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Crisis in the Central African Republic
In the Central African Republic, 2.7 million people — over half of the population — require immediate humanitarian assistance as a result of the conflict and a prevailing situation of chronic countrywide malnutrition, extreme poverty and inappropriate sanitation. In addition, over 1.4 million has been displaced, both internally and to neighbouring countries, since the beginning of the conflict.
The latest Integrated Food Security Phase Classification (IPC) report (April 2015) indicates a slight improvement of the food security situation compared with the previous analysis (October 2014) with 1.28 million people currently food insecure (IPC Phases 3 and 4).
In a country where agriculture provides the main source of livelihoods and income, it is crucial to respond to the urgent needs of affected farmers, whose vulnerability continues to rise and livelihoods are increasingly at risk.
Acute Food Insecurity Situation - April - Nov 2015
FAO has established strategic partnership with NGO and provided crop production support to 96 200 vulnerable families across the country for the 2015 main agricultural campaign. Each family received hoes and sufficient crop seeds (varieties included cereal, groundnut and sesame) to cultivate 0.5 ha of land. In addition, FAO will assist 40 000 families with vegetable seeds and tools during the off season.
The outbreak of the crisis has exacerbated tensions between farmers and pastoralists, resulting in various communal conflicts increasingly violent. Livestock production, in particular transhumant livestock herding, was also severely affected. In collaboration with implementing partners, FAO conducted joint field surveys on the situation of transhumance in the country. As resuming regular transhumance movement is linked to the restoration of security in the country, actions promoting intercommunity dialogue and social cohesion are necessary; this will contribute to reduce the risks of transhumance-related conflicts. Furthermore, as there is an urgent need to rebuild livestock and cattle herds, FAO will carry out a vaccination campaign starting in October 2015.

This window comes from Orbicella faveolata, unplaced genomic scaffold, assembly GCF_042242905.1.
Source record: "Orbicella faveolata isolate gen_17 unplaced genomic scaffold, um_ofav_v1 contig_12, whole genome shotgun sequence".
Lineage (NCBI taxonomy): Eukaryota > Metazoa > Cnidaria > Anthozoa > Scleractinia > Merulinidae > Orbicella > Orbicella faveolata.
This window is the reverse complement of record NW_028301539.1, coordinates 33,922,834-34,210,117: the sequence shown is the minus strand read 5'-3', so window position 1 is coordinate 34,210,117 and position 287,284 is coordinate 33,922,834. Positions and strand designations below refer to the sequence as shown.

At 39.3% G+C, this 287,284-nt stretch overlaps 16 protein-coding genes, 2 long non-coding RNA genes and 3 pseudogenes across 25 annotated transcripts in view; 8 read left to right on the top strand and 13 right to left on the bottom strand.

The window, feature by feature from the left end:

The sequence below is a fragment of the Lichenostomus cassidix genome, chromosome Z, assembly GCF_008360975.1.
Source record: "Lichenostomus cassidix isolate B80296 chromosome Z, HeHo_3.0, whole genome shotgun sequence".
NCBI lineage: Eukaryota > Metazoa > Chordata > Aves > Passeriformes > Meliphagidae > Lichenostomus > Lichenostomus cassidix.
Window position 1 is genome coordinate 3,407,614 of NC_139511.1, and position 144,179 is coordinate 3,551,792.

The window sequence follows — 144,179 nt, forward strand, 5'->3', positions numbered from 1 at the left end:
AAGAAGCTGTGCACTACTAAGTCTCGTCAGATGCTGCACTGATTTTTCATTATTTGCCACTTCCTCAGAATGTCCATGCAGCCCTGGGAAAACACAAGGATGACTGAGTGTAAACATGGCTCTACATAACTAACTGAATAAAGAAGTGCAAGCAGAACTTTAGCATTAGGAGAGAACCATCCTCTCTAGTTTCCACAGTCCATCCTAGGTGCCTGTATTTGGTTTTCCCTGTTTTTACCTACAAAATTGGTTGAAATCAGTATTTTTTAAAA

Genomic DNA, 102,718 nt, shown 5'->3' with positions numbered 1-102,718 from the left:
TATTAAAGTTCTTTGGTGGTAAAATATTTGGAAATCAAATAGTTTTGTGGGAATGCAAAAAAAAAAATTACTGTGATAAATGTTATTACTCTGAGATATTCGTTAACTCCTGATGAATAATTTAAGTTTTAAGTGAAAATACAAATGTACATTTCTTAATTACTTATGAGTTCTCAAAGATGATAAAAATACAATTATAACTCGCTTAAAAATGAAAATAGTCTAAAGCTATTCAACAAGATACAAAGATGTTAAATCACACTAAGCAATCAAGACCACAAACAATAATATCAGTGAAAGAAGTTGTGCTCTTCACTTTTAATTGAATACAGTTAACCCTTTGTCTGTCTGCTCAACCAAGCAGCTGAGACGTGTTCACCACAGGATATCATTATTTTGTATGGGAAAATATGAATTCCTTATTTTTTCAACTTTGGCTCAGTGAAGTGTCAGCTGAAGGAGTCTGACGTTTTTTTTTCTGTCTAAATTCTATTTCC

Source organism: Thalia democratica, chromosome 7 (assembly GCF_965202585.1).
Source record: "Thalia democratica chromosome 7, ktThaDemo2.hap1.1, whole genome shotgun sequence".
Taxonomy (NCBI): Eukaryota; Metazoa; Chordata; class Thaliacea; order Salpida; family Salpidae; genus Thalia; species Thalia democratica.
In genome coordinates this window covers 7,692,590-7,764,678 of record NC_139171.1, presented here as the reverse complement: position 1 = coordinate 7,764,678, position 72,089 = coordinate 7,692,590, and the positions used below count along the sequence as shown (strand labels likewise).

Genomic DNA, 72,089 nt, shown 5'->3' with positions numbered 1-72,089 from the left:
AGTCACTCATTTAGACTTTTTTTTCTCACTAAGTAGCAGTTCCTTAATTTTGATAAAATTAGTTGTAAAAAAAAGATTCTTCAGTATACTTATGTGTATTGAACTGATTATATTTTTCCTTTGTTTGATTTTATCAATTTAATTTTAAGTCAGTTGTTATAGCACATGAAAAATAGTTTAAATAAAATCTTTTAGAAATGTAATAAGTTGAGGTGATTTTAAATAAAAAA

As part of longer-term support to the country, FAO is working to revitalize the agriculture sector and increase farmers' resilience. The Organization has developed an integrated community-centred approach called caisses de résilience that helps families accumulate, diversify and protect assets on a regular basis throughout the year. Women's associations and farmers' groups act as a platform for individual and collective actions by linking the use of sustainable agricultural practices to rural finance opportunities, while strengthening social inclusion and solidarity. In 2014, FAO supported 14 000 families and 150 members of national and international NGOs through savings and loan schemes, school gardening activities, as well as nutrition surveillance and cash transfer initiatives. Throughout 2015, over 35 000 families are receiving support through activities related to the caisses de résilience approach.
Under the 2015 Humanitarian Response Plan, FAO seeks USD 42 million, of which USD 11.5 million has been mobilized, to provide sustained support to 240 000 farming families. This will enable them to establish food reserves thanks to increased access to productive assets, and increase their resilience through income-generating activities.
As co-lead of the Food Security Cluster, FAO plays a crucial role in food security coordination, as well as needs assessment and analysis, thus enabling timely decision-making. Strategic partnership between FAO and the World Food Programme (WFP) is essential in the crisis response. To maximize the impact of implemented projects, families benefiting from FAO's assistance have also received food rations from WFP to reduce the risk of eating seeds instead of planting them.